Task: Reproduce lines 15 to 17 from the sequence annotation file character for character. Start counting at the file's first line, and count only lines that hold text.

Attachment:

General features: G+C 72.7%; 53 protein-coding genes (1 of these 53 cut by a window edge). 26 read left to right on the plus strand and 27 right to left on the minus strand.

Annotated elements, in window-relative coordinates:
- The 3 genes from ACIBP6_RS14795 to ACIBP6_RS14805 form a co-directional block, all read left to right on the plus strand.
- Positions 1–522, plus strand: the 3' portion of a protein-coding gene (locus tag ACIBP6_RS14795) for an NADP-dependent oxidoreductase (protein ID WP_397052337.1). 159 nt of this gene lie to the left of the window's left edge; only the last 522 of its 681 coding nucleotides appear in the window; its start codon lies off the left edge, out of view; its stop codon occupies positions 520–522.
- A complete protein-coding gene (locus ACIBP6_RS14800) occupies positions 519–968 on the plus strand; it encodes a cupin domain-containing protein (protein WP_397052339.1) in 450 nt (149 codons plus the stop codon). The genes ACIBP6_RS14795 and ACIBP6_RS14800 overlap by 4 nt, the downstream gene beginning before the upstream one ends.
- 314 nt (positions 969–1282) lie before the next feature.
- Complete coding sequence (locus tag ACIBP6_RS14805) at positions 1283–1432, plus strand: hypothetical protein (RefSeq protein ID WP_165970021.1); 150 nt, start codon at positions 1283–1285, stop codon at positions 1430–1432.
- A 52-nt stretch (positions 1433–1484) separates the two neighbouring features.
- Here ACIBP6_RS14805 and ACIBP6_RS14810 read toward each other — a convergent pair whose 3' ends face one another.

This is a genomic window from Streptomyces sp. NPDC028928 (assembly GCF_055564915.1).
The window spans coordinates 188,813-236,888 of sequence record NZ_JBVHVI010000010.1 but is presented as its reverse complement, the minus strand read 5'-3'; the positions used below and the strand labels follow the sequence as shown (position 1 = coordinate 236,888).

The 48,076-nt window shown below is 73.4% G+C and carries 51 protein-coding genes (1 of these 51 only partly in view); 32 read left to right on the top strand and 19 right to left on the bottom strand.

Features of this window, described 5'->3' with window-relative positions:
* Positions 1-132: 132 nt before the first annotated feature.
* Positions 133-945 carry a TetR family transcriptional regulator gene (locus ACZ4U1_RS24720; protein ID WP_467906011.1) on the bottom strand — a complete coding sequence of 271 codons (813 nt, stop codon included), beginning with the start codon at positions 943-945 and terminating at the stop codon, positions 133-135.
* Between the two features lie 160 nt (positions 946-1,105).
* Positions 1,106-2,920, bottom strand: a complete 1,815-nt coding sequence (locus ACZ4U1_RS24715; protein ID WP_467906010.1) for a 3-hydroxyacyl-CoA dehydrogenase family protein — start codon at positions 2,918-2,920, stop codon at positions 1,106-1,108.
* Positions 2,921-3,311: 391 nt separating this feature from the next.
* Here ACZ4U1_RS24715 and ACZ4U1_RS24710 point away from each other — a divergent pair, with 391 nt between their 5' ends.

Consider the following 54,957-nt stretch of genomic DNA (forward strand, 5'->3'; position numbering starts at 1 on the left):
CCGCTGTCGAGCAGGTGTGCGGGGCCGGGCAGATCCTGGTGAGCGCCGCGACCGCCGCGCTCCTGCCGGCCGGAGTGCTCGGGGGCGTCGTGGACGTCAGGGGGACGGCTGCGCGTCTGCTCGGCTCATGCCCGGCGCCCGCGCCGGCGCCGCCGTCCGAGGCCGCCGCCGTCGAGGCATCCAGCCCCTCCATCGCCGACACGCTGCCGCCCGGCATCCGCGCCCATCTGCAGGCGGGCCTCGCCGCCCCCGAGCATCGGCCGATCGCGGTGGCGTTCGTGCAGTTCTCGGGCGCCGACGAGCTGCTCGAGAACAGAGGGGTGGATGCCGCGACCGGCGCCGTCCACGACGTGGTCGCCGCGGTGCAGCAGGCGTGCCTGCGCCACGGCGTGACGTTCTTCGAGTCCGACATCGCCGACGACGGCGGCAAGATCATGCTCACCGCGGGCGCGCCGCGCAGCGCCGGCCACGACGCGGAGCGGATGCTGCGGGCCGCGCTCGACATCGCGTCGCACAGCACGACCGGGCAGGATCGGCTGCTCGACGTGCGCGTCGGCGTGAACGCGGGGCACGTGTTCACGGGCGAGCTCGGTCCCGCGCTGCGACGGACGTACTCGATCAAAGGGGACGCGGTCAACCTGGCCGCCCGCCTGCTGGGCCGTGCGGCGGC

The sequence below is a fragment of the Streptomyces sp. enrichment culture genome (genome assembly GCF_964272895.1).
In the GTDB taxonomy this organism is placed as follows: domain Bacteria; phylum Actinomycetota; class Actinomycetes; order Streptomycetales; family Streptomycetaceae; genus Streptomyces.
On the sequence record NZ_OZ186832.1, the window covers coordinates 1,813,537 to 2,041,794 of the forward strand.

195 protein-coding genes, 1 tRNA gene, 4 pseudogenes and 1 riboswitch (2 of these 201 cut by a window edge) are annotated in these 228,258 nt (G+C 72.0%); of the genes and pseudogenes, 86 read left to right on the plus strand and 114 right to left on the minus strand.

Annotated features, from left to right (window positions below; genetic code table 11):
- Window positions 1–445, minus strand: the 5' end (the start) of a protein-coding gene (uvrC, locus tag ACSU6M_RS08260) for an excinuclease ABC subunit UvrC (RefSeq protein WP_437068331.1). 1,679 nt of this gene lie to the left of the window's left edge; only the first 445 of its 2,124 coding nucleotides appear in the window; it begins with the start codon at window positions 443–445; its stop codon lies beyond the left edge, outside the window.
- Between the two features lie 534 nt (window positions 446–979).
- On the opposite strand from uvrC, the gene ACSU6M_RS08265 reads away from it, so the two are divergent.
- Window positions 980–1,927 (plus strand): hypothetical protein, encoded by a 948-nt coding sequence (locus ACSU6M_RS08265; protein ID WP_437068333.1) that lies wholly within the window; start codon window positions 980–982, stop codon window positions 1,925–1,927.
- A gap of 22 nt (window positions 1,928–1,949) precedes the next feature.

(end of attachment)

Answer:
* Positions 133-945 carry a TetR family transcriptional regulator gene (locus ACZ4U1_RS24720; protein ID WP_467906011.1) on the bottom strand — a complete coding sequence of 271 codons (813 nt, stop codon included), beginning with the start codon at positions 943-945 and terminating at the stop codon, positions 133-135.
* Between the two features lie 160 nt (positions 946-1,105).
* Positions 1,106-2,920, bottom strand: a complete 1,815-nt coding sequence (locus ACZ4U1_RS24715; protein ID WP_467906010.1) for a 3-hydroxyacyl-CoA dehydrogenase family protein — start codon at positions 2,918-2,920, stop codon at positions 1,106-1,108.